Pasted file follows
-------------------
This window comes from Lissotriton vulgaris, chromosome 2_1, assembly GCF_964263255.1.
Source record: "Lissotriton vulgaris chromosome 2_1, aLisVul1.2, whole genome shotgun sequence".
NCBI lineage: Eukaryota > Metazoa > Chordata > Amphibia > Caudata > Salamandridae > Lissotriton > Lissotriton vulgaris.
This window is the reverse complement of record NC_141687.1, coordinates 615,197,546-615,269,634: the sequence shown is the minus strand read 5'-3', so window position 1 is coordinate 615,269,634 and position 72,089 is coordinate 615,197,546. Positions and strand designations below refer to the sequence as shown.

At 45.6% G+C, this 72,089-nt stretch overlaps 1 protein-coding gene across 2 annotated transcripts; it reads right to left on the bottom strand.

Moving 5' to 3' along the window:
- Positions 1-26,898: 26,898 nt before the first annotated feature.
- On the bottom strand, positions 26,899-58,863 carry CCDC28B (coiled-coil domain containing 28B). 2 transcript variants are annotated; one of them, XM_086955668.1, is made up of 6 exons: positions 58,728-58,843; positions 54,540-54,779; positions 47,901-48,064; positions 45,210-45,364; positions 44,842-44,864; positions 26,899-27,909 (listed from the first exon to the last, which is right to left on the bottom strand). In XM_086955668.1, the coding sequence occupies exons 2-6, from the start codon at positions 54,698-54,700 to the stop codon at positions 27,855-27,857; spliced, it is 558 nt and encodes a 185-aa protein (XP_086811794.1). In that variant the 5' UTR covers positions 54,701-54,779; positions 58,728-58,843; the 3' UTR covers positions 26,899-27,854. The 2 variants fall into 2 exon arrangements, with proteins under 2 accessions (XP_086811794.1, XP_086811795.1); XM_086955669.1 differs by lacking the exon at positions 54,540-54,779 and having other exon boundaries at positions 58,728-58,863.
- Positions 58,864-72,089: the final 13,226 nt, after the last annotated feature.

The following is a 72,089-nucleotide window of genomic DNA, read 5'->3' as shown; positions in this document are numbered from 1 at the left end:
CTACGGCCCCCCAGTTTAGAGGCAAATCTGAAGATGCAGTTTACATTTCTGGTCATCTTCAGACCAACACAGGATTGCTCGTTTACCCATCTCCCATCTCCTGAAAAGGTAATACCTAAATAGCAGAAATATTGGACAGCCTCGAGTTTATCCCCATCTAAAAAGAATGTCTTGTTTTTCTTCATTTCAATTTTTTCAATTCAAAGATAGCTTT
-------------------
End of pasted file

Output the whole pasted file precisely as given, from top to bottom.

This window comes from Lissotriton vulgaris, chromosome 2_1, assembly GCF_964263255.1.
Source record: "Lissotriton vulgaris chromosome 2_1, aLisVul1.2, whole genome shotgun sequence".
NCBI lineage: Eukaryota > Metazoa > Chordata > Amphibia > Caudata > Salamandridae > Lissotriton > Lissotriton vulgaris.
This window is the reverse complement of record NC_141687.1, coordinates 615,197,546-615,269,634: the sequence shown is the minus strand read 5'-3', so window position 1 is coordinate 615,269,634 and position 72,089 is coordinate 615,197,546. Positions and strand designations below refer to the sequence as shown.

At 45.6% G+C, this 72,089-nt stretch overlaps 1 protein-coding gene across 2 annotated transcripts; it reads right to left on the bottom strand.

Moving 5' to 3' along the window:
- Positions 1-26,898: 26,898 nt before the first annotated feature.
- On the bottom strand, positions 26,899-58,863 carry CCDC28B (coiled-coil domain containing 28B). 2 transcript variants are annotated; one of them, XM_086955668.1, is made up of 6 exons: positions 58,728-58,843; positions 54,540-54,779; positions 47,901-48,064; positions 45,210-45,364; positions 44,842-44,864; positions 26,899-27,909 (listed from the first exon to the last, which is right to left on the bottom strand). In XM_086955668.1, the coding sequence occupies exons 2-6, from the start codon at positions 54,698-54,700 to the stop codon at positions 27,855-27,857; spliced, it is 558 nt and encodes a 185-aa protein (XP_086811794.1). In that variant the 5' UTR covers positions 54,701-54,779; positions 58,728-58,843; the 3' UTR covers positions 26,899-27,854. The 2 variants fall into 2 exon arrangements, with proteins under 2 accessions (XP_086811794.1, XP_086811795.1); XM_086955669.1 differs by lacking the exon at positions 54,540-54,779 and having other exon boundaries at positions 58,728-58,863.
- Positions 58,864-72,089: the final 13,226 nt, after the last annotated feature.

The following is a 72,089-nucleotide window of genomic DNA, read 5'->3' as shown; positions in this document are numbered from 1 at the left end:
CTACGGCCCCCCAGTTTAGAGGCAAATCTGAAGATGCAGTTTACATTTCTGGTCATCTTCAGACCAACACAGGATTGCTCGTTTACCCATCTCCCATCTCCTGAAAAGGTAATACCTAAATAGCAGAAATATTGGACAGCCTCGAGTTTATCCCCATCTAAAAAGAATGTCTTGTTTTTCTTCATTTCAATTTTTTCAATTCAAAGATAGCTTT